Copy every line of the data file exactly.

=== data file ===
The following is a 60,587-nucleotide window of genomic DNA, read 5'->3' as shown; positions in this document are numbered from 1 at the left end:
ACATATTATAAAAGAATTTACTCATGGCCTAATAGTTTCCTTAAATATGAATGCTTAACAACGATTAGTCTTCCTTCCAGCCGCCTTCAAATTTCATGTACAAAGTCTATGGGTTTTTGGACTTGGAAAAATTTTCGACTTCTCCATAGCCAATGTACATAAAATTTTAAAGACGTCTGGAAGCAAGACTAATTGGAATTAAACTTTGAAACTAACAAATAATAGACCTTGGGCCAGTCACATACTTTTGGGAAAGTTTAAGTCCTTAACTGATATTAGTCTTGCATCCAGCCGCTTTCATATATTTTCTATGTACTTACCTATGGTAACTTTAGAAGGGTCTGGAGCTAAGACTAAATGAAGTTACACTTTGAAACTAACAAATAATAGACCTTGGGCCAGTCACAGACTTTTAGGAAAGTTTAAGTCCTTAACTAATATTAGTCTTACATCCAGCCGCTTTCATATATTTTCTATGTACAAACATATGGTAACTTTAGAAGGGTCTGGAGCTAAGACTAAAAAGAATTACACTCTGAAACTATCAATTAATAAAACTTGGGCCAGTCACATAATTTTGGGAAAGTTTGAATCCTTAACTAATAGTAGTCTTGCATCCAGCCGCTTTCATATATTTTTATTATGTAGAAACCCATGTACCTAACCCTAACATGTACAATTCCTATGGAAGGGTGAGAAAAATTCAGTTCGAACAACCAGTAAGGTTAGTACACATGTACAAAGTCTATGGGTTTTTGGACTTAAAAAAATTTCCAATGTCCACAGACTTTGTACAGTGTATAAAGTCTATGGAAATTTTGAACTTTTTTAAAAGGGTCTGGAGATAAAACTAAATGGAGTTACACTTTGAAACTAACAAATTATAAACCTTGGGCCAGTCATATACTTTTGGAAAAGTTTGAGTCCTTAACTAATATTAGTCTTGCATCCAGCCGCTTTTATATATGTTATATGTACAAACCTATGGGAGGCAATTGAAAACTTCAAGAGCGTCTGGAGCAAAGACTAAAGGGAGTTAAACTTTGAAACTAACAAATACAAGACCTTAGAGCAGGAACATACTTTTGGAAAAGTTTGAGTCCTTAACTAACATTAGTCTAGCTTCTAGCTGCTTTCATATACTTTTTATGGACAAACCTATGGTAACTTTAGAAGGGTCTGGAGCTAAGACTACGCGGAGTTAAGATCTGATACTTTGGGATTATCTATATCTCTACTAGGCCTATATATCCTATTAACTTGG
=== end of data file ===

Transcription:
The following is a 60,587-nucleotide window of genomic DNA, read 5'->3' as shown; positions in this document are numbered from 1 at the left end:
ACATATTATAAAAGAATTTACTCATGGCCTAATAGTTTCCTTAAATATGAATGCTTAACAACGATTAGTCTTCCTTCCAGCCGCCTTCAAATTTCATGTACAAAGTCTATGGGTTTTTGGACTTGGAAAAATTTTCGACTTCTCCATAGCCAATGTACATAAAATTTTAAAGACGTCTGGAAGCAAGACTAATTGGAATTAAACTTTGAAACTAACAAATAATAGACCTTGGGCCAGTCACATACTTTTGGGAAAGTTTAAGTCCTTAACTGATATTAGTCTTGCATCCAGCCGCTTTCATATATTTTCTATGTACTTACCTATGGTAACTTTAGAAGGGTCTGGAGCTAAGACTAAATGAAGTTACACTTTGAAACTAACAAATAATAGACCTTGGGCCAGTCACAGACTTTTAGGAAAGTTTAAGTCCTTAACTAATATTAGTCTTACATCCAGCCGCTTTCATATATTTTCTATGTACAAACATATGGTAACTTTAGAAGGGTCTGGAGCTAAGACTAAAAAGAATTACACTCTGAAACTATCAATTAATAAAACTTGGGCCAGTCACATAATTTTGGGAAAGTTTGAATCCTTAACTAATAGTAGTCTTGCATCCAGCCGCTTTCATATATTTTTATTATGTAGAAACCCATGTACCTAACCCTAACATGTACAATTCCTATGGAAGGGTGAGAAAAATTCAGTTCGAACAACCAGTAAGGTTAGTACACATGTACAAAGTCTATGGGTTTTTGGACTTAAAAAAATTTCCAATGTCCACAGACTTTGTACAGTGTATAAAGTCTATGGAAATTTTGAACTTTTTTAAAAGGGTCTGGAGATAAAACTAAATGGAGTTACACTTTGAAACTAACAAATTATAAACCTTGGGCCAGTCATATACTTTTGGAAAAGTTTGAGTCCTTAACTAATATTAGTCTTGCATCCAGCCGCTTTTATATATGTTATATGTACAAACCTATGGGAGGCAATTGAAAACTTCAAGAGCGTCTGGAGCAAAGACTAAAGGGAGTTAAACTTTGAAACTAACAAATACAAGACCTTAGAGCAGGAACATACTTTTGGAAAAGTTTGAGTCCTTAACTAACATTAGTCTAGCTTCTAGCTGCTTTCATATACTTTTTATGGACAAACCTATGGTAACTTTAGAAGGGTCTGGAGCTAAGACTACGCGGAGTTAAGATCTGATACTTTGGGATTATCTATATCTCTACTAGGCCTATATATCCTATTAACTTGG